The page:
Patrick Butler told a voluntary sector conference: 'The media give you an easy ride but that is bad for you. They indulge you but I don't think they take you seriously either. It is not a healthy relationship. The media can just see you as a source of celebrity stories.'
Butler was speaking at PRWeek sister title Third Sector's Fundraising, PR & Communications Excellence conference last week. He was one of four journalists taking part in a panel debate.
The assistant editor of the Today programme Peter Hanington agreed with Butler. 'The assumption is that you (the voluntary sector) is on the side of the angels, but that makes you boring,' he said. 'You have to work harder to prove you're relevant.'
Hanington suggested that because the heads of public bodies were treated as guilty until proven innocent, they secured the most high profile radio slots - whereas charity stories were often buried.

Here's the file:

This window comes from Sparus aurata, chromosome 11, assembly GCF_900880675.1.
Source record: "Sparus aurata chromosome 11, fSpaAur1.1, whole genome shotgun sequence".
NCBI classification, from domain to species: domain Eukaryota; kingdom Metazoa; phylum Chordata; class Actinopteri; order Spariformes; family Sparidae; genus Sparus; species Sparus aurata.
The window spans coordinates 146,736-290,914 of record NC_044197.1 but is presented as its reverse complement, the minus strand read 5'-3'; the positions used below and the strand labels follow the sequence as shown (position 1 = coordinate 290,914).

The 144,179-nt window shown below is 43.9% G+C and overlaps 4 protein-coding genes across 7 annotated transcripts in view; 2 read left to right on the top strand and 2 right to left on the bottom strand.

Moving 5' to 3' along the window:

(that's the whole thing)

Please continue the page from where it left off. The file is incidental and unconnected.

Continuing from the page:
'Often charity stories might appear in the 6.50am slot,' he said, adding that a story in this slot would have less risk of being pushed out by other news.
The panel also addressed the thorny issue of politically correct language. While the journalists all said they would strive to be politically correct, they added that this was less of a concern than communicating effectively.
Channel 4 News' social affairs correspondent Victoria MacDonald said: 'It is not for us to start translating your story. PC terms can get in the way of telling your story.'